By Jessica Yadegaran
Thursday, November 5th, 2009 at 3:33 pm in Corkheads.
I was confused by Keith Wallace’s Daily Beast article, “How Wine Become Like Fast Food.” It’s about the fact that there aren’t as many actual wineries with physical addresses in the country as some wine consumers may have thought.
The headline reads like there will be some scandalous exposure of the wine industry, like jug merlot is the next pawn in our national war on obesity. In reality, we all know that big brands and cheap conglomerates make up the majority of wines purchased and consumed by average Americans.
Big deal. They’re drinkable and affordable, and unlike French fries or double decker hamburgers, fermented grape juice doesn’t clog your arteries and isn’t any better or worst for you if it’s made in the old Sutter Home facility (now known as The Ranch) or a Pomerol chateau.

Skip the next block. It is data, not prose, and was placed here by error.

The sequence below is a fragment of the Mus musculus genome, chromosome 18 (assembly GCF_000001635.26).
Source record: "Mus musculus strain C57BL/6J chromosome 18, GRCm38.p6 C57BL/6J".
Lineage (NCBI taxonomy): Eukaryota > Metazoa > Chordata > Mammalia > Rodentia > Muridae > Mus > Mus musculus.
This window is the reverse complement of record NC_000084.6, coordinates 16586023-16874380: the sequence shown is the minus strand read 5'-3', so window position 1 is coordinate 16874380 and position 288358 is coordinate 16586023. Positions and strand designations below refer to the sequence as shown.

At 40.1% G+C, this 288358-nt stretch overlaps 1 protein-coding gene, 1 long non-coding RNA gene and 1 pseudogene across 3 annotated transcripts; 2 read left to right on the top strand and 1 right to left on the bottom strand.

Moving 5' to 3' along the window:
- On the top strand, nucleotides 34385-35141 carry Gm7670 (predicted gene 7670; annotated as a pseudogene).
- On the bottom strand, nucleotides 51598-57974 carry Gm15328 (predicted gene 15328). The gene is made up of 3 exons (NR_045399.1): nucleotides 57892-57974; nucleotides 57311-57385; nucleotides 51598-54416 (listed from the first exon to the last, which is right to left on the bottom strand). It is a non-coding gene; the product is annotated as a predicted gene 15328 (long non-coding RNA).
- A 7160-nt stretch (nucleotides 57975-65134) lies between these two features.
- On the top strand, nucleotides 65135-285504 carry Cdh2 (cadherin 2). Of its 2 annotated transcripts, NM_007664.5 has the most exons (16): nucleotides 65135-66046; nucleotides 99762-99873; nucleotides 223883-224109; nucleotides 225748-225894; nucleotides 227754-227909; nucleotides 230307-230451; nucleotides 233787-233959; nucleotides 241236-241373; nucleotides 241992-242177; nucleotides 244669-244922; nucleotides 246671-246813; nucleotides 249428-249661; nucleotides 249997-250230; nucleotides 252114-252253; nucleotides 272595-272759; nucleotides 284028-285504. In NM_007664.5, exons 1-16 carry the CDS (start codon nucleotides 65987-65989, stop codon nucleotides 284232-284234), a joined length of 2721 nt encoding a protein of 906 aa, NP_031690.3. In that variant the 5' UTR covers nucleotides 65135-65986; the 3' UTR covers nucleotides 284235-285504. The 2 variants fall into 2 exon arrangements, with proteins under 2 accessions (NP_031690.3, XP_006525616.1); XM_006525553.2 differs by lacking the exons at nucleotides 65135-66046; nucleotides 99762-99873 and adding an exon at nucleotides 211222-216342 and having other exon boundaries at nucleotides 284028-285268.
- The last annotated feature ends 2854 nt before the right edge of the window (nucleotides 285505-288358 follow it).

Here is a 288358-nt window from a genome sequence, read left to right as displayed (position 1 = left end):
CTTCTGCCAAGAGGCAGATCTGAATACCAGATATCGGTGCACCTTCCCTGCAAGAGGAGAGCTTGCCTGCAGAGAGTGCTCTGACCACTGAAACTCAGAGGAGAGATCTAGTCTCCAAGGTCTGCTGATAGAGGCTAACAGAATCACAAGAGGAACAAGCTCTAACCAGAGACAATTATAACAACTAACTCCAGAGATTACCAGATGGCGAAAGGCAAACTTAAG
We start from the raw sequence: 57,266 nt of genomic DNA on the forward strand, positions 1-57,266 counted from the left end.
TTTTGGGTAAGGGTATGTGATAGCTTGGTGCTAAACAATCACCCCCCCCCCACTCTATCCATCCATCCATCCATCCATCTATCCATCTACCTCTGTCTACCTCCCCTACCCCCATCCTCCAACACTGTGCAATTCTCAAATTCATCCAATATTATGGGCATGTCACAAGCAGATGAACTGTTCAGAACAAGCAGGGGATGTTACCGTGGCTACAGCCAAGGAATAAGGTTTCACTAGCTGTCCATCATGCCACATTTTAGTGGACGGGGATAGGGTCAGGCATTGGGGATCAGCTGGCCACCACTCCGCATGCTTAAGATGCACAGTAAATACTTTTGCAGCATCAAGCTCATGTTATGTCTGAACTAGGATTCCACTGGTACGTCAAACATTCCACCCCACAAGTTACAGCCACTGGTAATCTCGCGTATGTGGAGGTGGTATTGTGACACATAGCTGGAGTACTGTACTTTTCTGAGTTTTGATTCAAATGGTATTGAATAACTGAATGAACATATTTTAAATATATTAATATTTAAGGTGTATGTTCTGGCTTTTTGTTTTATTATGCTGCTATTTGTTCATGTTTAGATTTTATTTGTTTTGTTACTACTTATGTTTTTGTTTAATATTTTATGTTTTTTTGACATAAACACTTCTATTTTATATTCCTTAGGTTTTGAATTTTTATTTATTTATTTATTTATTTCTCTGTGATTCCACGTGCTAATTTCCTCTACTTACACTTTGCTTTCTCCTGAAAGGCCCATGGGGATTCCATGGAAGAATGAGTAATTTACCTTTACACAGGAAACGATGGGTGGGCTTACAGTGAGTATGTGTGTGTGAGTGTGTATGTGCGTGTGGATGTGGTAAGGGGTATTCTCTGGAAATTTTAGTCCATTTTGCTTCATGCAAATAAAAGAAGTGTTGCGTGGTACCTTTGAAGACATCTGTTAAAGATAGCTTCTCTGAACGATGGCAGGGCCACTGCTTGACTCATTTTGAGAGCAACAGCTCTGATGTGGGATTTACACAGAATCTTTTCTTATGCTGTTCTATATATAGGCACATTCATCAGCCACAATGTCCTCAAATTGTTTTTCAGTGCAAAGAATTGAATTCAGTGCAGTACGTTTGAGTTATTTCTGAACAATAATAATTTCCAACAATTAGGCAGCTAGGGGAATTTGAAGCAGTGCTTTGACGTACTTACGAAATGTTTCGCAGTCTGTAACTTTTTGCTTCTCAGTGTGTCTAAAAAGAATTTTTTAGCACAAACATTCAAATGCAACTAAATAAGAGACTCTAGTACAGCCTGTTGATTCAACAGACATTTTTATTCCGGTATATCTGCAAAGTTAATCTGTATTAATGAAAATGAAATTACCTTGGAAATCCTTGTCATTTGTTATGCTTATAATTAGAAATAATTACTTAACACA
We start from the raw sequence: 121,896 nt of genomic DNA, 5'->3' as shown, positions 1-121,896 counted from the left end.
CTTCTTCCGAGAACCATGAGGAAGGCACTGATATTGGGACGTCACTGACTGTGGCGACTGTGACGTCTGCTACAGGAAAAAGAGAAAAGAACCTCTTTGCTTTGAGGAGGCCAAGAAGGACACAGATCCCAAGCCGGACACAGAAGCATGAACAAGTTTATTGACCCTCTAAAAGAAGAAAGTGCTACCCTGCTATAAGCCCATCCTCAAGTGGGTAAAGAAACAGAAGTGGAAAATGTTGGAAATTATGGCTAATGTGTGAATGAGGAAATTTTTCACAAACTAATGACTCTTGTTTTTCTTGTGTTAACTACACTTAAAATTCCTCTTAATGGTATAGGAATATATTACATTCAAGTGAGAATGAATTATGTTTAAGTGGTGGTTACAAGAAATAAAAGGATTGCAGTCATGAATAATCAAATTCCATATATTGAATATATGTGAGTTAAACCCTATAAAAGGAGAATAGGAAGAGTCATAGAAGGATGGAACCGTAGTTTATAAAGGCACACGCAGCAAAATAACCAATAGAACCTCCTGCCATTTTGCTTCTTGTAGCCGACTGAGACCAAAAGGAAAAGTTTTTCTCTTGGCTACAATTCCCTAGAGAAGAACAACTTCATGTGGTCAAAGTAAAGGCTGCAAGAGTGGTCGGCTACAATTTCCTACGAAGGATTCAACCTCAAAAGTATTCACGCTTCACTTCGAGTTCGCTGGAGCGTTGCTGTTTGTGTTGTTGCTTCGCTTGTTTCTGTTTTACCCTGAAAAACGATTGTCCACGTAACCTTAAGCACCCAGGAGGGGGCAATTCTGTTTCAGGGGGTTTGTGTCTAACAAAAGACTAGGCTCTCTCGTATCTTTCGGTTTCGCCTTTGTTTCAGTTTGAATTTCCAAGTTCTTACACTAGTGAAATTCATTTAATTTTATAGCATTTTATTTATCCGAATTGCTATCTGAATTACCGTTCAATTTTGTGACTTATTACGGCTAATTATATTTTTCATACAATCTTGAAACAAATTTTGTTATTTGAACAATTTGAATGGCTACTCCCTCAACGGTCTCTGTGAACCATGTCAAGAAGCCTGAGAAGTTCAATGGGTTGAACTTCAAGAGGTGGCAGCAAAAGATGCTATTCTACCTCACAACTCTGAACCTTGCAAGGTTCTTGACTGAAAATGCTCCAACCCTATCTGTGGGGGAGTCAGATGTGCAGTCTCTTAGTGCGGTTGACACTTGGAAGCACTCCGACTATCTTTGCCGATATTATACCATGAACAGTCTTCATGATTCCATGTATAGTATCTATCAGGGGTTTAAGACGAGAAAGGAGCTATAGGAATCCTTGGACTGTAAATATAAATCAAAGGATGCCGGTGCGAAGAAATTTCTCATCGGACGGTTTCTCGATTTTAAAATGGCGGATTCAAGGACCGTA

The author goes on to “out” custom crush facilities like they’re something evil too. In reality, places like Napa Valley Custom Micro Crush at Judd’s Hill, Crushpad, Bin to Bottle, and The Ranch function more like cooperatives giving ordinary people the opportunity to smash grapes and make some freaking nectar.
What confuses me the most is that after exposing the ills of mass produced wine, the author ends by saying that there are actually plenty of wineries out there, and that there’s no need to despair. Even worst, he says you have to choose between authenticity and value. I do not agree.
The next time you visit your wine merchant, tell him or her you have $10 to spend on a bottle and want it to come from a “real” winery. You shouldn’t have a problem.